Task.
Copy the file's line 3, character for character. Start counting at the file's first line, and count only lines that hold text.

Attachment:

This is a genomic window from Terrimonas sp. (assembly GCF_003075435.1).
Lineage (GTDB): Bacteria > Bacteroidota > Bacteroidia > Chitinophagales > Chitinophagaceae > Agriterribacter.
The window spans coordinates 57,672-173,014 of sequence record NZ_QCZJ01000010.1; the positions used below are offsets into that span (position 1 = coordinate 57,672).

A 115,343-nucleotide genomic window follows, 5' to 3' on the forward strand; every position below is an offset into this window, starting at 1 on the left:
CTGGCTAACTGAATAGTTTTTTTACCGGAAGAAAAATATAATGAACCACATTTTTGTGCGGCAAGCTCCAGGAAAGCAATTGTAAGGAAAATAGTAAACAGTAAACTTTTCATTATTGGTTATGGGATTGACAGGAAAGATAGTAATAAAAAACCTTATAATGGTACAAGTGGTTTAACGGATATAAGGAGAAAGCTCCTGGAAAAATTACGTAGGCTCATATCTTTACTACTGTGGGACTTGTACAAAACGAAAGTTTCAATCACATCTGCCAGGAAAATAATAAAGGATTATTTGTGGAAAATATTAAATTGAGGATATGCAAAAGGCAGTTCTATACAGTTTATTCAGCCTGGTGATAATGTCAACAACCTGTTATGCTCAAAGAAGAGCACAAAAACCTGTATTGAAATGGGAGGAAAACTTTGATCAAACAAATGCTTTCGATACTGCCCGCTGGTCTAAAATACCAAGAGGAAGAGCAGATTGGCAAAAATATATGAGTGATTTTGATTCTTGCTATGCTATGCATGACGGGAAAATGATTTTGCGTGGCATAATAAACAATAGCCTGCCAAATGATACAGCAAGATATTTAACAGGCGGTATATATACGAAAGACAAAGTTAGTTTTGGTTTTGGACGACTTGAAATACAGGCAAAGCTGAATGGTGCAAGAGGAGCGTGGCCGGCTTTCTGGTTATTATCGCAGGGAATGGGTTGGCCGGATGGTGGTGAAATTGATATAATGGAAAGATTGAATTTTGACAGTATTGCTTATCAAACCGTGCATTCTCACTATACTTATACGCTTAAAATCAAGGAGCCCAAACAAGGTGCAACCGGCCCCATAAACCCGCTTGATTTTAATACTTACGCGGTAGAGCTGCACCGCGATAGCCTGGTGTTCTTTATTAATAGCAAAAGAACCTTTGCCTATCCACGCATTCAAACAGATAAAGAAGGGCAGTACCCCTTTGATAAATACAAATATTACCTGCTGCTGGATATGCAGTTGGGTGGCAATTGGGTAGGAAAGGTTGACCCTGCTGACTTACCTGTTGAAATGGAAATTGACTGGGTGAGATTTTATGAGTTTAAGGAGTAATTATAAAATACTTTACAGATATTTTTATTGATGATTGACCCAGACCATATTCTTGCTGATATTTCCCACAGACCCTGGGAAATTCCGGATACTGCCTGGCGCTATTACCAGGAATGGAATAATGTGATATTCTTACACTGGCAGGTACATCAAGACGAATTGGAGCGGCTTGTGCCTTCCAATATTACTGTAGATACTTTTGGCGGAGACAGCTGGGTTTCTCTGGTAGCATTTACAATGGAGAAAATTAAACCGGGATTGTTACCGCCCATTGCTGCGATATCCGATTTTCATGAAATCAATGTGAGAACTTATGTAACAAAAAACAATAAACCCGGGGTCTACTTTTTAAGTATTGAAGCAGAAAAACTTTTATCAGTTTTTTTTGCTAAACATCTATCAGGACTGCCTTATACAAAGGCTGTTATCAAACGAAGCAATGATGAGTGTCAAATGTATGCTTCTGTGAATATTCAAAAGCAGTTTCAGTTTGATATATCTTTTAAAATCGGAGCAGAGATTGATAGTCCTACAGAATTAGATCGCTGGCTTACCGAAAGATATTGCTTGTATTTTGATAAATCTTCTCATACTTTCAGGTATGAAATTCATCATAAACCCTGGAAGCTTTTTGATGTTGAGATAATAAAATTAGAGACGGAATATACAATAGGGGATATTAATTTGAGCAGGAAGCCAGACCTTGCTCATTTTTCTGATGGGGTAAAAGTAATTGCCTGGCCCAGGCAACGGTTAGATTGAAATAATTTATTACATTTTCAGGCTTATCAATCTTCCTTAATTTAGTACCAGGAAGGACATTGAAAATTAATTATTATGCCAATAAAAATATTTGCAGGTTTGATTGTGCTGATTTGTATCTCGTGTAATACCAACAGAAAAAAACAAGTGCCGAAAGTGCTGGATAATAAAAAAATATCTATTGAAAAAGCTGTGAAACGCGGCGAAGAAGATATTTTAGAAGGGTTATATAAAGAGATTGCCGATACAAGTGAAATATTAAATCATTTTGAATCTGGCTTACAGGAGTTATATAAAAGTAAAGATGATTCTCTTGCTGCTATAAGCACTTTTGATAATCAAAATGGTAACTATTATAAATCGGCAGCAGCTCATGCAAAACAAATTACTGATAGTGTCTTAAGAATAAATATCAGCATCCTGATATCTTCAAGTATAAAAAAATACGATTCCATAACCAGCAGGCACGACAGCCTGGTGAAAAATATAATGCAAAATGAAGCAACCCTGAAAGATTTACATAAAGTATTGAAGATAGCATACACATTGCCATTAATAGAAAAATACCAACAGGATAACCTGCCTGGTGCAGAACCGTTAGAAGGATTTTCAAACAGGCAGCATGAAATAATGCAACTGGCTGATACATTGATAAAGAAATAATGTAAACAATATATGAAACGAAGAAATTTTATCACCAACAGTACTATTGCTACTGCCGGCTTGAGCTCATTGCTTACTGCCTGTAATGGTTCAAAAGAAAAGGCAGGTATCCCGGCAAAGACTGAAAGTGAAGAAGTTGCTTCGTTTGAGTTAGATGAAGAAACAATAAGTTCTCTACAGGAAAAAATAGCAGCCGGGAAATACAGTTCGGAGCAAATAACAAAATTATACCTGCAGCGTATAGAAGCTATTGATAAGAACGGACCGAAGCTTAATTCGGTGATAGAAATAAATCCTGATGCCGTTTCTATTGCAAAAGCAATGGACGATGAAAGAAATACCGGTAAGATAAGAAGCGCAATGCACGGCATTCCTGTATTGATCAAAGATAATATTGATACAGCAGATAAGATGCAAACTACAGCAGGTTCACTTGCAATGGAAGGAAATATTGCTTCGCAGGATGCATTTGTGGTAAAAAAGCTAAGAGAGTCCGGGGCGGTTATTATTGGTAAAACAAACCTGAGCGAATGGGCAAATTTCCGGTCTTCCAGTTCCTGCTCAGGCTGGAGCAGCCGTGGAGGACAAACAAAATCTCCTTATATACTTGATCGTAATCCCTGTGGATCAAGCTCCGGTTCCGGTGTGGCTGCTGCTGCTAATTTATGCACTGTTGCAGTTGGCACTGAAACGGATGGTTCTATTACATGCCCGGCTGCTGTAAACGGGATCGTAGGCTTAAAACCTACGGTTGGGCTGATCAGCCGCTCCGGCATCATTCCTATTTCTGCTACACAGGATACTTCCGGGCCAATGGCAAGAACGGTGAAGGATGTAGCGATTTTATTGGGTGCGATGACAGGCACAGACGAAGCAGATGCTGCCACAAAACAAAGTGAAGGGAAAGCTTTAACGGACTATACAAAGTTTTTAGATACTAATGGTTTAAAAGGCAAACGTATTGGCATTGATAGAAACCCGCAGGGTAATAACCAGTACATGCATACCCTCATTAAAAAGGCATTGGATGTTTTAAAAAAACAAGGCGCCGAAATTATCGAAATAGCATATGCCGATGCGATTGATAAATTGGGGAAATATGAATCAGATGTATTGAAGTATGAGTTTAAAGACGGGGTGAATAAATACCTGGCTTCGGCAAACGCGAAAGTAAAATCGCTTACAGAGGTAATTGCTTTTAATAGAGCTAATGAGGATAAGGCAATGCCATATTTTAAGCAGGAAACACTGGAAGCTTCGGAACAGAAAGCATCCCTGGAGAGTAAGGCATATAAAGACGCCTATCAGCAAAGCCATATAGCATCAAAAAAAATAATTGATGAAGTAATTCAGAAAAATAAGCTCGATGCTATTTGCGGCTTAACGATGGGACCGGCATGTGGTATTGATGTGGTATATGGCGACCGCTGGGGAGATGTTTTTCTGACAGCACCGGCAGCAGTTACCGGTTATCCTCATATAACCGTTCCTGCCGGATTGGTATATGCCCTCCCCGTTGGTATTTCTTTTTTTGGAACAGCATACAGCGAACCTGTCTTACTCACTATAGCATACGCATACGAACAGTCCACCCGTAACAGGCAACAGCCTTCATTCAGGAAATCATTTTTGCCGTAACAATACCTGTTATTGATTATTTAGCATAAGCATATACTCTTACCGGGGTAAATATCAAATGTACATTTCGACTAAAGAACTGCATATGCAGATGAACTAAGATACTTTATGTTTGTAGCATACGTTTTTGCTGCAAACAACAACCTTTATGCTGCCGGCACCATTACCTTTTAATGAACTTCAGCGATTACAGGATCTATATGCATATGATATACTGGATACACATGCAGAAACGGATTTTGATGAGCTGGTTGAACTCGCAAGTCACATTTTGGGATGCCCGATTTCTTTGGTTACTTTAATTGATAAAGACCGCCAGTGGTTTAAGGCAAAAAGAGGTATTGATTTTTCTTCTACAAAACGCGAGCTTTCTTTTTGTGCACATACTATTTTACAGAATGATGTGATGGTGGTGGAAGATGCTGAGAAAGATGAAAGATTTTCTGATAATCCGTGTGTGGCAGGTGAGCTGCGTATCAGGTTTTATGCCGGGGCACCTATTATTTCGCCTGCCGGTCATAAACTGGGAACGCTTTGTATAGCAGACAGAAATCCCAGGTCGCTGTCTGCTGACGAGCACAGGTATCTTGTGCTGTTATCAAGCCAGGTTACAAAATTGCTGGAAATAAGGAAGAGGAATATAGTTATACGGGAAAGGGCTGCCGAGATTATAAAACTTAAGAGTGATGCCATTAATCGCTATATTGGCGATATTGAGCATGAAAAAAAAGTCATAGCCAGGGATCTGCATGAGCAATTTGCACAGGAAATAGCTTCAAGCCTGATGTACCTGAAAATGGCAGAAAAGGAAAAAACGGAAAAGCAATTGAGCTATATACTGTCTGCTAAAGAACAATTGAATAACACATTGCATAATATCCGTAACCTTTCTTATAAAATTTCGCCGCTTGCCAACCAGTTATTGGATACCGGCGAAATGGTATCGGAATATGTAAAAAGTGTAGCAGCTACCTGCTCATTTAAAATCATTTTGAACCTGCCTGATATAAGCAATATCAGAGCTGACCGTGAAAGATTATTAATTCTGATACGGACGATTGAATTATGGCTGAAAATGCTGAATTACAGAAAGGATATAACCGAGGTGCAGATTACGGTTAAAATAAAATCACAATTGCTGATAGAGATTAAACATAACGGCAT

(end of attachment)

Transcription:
The window spans coordinates 57,672-173,014 of sequence record NZ_QCZJ01000010.1; the positions used below are offsets into that span (position 1 = coordinate 57,672).